Why don’t Australian kids want to be Tech Rock Stars?

In 2011 “The Economist” claimed that Australia could be the next California, “perhaps a more successful version of the Golden State”. Well we certainly won’t build our own Silicon Valley if we keep our heads buried in Australia’s ‘old economy’. Our Prime Minister’s vision of an ‘Innovation Nation’ will be merely that if we do not get enough of the next generation not only trained in the skills of tomorrow, but also seeing the world with an inherent technology lens. Today every company is indeed a technology company, and any ambitious young Australian needs to possess a fundamental understanding of technology’s power and limitless applicability. Our best and brightest will create the most value for themselves and our country through start-ups, either building their own or getting in at the ‘ground floor’ of others, and this needs to shape career conversations that parents and teachers have with children as soon as they start to choose their own subjects.   

In our first year as an ‘Innovation Nation’ start-ups are finally getting some of the attention that they deserve from the government, big business and the media. Although, the mass wealth that Australian kids could obtain by building a start-up like Atlassian, Campaign Monitor or Nitro needs to become a common ‘kitchen table’ conversation. Mike Cannon-Brookes, Scott Farquhar, David Greiner and Ben Richardson need to become household names like Gina Rinehart and Andrew Forrest. Atlassian (AUD $7.7 billion market cap[1]) founders Cannon-Brookes and Farquhar both top Australia’s Young Rich List with a combined wealth of $4.68 billion[2]. Cannon-Brookes and Farquhar, both 36 years old, are 26 and 18 years younger than Rinehart and Forest respectively, and could easily eclipse their wealth in time. Campaign Monitor founders David Greiner and Ben Richardson are even less well known than the Atlassian pair and they have a combined wealth of over $543 million[3].

Show me an Australian Investment Banker, Commercial Lawyer or Forensic Accountant who is 36 years old and has the self-made wealth of these ‘Young Turks’. They simply do not exist because building this scale of wealth through traditional high performing channels is just not possible. Atlassian and Campaign Monitor would not have succeeded without their founders’ computer science skills, understanding of the start-up business model and maybe most importantly their courage to pursue a relatively riskier career path. These success factors need to be clear in the mind of our most ambitious. Budding young Australian Tech entrepreneurs shouldn’t need to look to the U.S for inspiration, we just need our media to shine their light brighter onto our economy’s new vanguard.

tech carrot

This technology ‘carrot’ is not just to be waved at those trying to build Tech unicorns (start-ups valued over $1 billion) themselves. A graduate Developer at Atlassian can bring in a comparable salary package to some Australian Investment Banking graduates. Atlassian graduate’s also get the huge ‘cherry’ of working at Australia’s ‘best place to work’ for the last 2 years running. Campaign Monitor now occupies the top floors of Elizabeth & Park in Sydney which was previously occupied by global legal powerhouse DLA Piper. On top of some of the best views in the city and numerous other benefits, their young staff enjoys a full kitchen that provides all staff with free meals. Our best and brightest no longer need to slave through an Investment Banking grad program, Law clerkship or Chartered Accounting qualification to enjoy the highest salary packages. Tier 1 opportunities are available at Tech companies for those who want a more traditional career path.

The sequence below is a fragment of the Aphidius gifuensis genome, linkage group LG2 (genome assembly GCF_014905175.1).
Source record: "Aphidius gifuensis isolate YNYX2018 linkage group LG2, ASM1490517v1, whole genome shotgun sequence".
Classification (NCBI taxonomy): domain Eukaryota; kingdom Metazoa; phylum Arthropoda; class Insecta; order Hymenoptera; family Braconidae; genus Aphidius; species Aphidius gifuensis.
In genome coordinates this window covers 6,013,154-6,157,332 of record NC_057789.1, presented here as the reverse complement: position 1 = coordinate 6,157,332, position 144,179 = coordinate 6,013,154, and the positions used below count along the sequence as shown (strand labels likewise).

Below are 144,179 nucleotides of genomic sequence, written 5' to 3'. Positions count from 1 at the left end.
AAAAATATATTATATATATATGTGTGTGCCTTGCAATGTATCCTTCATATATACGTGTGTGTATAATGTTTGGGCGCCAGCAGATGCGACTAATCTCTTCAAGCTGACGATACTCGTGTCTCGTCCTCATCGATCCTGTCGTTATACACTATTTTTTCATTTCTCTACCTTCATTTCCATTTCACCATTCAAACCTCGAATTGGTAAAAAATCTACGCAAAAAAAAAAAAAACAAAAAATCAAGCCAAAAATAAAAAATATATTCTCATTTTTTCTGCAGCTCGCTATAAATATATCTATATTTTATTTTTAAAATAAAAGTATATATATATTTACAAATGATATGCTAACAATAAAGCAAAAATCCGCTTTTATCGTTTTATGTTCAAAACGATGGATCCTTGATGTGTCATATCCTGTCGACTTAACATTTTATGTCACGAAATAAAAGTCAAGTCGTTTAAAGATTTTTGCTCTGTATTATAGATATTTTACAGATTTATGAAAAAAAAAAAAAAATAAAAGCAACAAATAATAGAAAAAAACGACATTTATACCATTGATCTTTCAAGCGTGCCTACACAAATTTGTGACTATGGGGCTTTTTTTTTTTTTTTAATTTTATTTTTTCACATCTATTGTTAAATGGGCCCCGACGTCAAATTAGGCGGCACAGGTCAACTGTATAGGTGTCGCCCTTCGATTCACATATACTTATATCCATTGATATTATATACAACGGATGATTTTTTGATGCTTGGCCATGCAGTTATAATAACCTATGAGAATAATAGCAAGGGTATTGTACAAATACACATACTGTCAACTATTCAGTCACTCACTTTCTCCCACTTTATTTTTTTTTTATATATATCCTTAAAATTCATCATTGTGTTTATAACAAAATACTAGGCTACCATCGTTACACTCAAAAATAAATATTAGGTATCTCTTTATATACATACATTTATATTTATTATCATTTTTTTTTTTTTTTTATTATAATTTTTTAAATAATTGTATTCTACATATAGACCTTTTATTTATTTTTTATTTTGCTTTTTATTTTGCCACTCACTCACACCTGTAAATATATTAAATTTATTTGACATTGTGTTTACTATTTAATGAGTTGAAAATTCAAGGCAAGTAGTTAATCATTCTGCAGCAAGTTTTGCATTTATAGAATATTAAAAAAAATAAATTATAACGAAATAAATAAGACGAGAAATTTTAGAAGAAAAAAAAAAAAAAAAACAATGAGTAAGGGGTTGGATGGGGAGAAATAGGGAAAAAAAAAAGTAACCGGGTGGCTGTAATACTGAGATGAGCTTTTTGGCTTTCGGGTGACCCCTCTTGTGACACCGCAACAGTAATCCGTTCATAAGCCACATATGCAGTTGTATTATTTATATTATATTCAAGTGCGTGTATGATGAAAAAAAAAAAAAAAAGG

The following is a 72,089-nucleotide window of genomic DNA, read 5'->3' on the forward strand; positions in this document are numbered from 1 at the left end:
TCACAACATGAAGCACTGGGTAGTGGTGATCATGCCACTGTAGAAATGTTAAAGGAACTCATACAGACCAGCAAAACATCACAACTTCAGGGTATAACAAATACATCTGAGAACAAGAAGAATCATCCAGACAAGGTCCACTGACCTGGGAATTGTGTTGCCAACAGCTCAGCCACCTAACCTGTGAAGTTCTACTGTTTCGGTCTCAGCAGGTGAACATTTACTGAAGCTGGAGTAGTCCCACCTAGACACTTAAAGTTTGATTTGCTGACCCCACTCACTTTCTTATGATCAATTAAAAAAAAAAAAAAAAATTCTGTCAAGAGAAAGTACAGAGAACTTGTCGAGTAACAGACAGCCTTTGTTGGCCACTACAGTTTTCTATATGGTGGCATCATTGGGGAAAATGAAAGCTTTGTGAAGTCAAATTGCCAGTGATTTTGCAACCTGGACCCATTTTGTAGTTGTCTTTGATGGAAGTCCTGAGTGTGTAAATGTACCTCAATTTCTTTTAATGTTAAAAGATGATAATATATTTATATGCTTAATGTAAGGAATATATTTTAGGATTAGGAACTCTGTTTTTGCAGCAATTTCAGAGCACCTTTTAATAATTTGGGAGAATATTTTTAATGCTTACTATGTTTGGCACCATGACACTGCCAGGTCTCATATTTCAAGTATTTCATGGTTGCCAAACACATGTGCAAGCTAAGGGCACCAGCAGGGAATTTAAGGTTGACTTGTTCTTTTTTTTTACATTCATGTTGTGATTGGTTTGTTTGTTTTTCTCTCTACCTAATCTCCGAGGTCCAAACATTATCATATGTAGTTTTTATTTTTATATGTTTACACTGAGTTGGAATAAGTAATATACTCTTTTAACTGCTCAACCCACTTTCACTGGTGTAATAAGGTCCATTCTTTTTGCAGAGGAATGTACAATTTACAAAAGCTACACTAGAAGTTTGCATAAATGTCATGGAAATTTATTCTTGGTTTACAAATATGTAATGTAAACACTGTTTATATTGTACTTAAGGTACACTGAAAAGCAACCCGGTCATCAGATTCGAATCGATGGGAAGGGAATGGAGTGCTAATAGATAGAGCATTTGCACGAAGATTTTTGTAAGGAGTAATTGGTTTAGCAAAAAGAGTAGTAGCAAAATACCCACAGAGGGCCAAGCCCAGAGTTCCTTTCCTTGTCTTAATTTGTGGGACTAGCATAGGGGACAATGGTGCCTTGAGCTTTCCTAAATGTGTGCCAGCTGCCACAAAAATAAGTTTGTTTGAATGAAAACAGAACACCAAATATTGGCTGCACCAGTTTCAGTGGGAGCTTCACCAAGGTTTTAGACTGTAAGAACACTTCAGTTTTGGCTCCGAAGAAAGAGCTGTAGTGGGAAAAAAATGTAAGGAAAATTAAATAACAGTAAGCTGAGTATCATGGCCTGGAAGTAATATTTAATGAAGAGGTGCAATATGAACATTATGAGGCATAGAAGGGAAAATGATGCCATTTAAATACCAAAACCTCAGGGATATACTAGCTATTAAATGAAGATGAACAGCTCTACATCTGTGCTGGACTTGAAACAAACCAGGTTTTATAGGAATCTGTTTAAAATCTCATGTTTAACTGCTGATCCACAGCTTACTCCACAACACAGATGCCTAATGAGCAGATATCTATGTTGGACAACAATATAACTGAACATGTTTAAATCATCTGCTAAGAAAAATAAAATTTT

A recent Grattan Institute report found that a third of recent IT graduates cannot find full-time work. Although technical computer science skills are incredibly valuable, they do not guarantee success in this new digital world. Atlassian recently brought on 75 graduates who will certainly hold strong technical credentials, but our new Tech titans also need their young Jedi to possess solid skills in critical thinking, design and communication. The next generations’ most successful will be those that will be able to turn real world customer problems into new technical solutions. Technology is created by people for people and the better our children understand both the more successful they will be. Tomorrow’s optimal skillset will not just be fostered in the IT faculty.

Code Camp founder Ben Levi believes “Learning to code is more than ‘becoming a developer’. Learning to code allows students to be creative with technology, develop logical thinking and problem solving skills, and understanding of computational thinking. In addition, through ‘app building’ we also focus on product and game design, the psychology of user experience and the entrepreneurial mindset. These skills can be adapted to any role in any industry.”

The ‘sheep’s back’ and the mining boom have driven Australia to incredible prosperity for such a small country. But 25 years of uninterrupted economic growth, almost a global record, has made Australians forget that this growth truly is a fight to the death, and history is littered with nations that were economic success stories for fifteen minutes. We have an incredible opportunity to pivot our great learning culture towards the areas that will drive our next 25 years of growth. We need to develop our kids into people that can build start-up unicorns or be key players within them so that overseas VC funds are banging on the door to invest in their start-ups and not the other way around.


[1] NASDAQ Market Capitalisation as of 7th of November 2016 (using exchange rate of USD $1 = AUD $1.30)

[2] BRW Young Rich List 2016

[3] BRW Young Rich List 2016

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